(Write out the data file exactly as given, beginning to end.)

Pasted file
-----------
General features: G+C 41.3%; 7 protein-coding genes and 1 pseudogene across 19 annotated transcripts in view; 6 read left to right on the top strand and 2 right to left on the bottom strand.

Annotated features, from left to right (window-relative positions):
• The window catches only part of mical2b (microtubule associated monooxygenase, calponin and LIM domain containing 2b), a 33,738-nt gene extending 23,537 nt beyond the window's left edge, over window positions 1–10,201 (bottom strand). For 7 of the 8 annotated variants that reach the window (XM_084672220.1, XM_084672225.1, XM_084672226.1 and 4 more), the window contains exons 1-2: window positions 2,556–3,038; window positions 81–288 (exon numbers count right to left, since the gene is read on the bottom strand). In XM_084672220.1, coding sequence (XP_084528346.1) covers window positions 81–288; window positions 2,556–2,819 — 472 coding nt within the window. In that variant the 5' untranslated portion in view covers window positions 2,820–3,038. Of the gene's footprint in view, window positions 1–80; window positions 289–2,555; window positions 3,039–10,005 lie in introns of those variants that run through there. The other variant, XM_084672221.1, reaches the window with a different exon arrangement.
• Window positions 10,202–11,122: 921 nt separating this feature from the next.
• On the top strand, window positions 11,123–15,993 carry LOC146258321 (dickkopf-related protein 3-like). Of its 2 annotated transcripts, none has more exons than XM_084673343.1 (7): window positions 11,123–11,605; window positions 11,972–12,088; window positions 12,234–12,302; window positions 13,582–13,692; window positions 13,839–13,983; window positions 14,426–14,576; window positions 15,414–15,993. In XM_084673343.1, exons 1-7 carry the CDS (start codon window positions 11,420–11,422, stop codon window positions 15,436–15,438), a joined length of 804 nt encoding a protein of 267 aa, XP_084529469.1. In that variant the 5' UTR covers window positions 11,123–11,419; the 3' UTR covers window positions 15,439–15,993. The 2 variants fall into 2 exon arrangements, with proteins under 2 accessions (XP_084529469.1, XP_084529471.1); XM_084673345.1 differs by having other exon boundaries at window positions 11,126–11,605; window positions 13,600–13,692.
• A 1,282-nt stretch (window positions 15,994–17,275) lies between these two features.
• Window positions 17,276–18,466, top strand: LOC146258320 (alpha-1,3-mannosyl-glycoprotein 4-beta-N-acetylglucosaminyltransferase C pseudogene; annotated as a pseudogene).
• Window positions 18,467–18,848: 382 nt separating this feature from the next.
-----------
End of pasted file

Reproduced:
General features: G+C 41.3%; 7 protein-coding genes and 1 pseudogene across 19 annotated transcripts in view; 6 read left to right on the top strand and 2 right to left on the bottom strand.

Annotated features, from left to right (window-relative positions):
• The window catches only part of mical2b (microtubule associated monooxygenase, calponin and LIM domain containing 2b), a 33,738-nt gene extending 23,537 nt beyond the window's left edge, over window positions 1–10,201 (bottom strand). For 7 of the 8 annotated variants that reach the window (XM_084672220.1, XM_084672225.1, XM_084672226.1 and 4 more), the window contains exons 1-2: window positions 2,556–3,038; window positions 81–288 (exon numbers count right to left, since the gene is read on the bottom strand). In XM_084672220.1, coding sequence (XP_084528346.1) covers window positions 81–288; window positions 2,556–2,819 — 472 coding nt within the window. In that variant the 5' untranslated portion in view covers window positions 2,820–3,038. Of the gene's footprint in view, window positions 1–80; window positions 289–2,555; window positions 3,039–10,005 lie in introns of those variants that run through there. The other variant, XM_084672221.1, reaches the window with a different exon arrangement.
• Window positions 10,202–11,122: 921 nt separating this feature from the next.
• On the top strand, window positions 11,123–15,993 carry LOC146258321 (dickkopf-related protein 3-like). Of its 2 annotated transcripts, none has more exons than XM_084673343.1 (7): window positions 11,123–11,605; window positions 11,972–12,088; window positions 12,234–12,302; window positions 13,582–13,692; window positions 13,839–13,983; window positions 14,426–14,576; window positions 15,414–15,993. In XM_084673343.1, exons 1-7 carry the CDS (start codon window positions 11,420–11,422, stop codon window positions 15,436–15,438), a joined length of 804 nt encoding a protein of 267 aa, XP_084529469.1. In that variant the 5' UTR covers window positions 11,123–11,419; the 3' UTR covers window positions 15,439–15,993. The 2 variants fall into 2 exon arrangements, with proteins under 2 accessions (XP_084529469.1, XP_084529471.1); XM_084673345.1 differs by having other exon boundaries at window positions 11,126–11,605; window positions 13,600–13,692.
• A 1,282-nt stretch (window positions 15,994–17,275) lies between these two features.
• Window positions 17,276–18,466, top strand: LOC146258320 (alpha-1,3-mannosyl-glycoprotein 4-beta-N-acetylglucosaminyltransferase C pseudogene; annotated as a pseudogene).
• Window positions 18,467–18,848: 382 nt separating this feature from the next.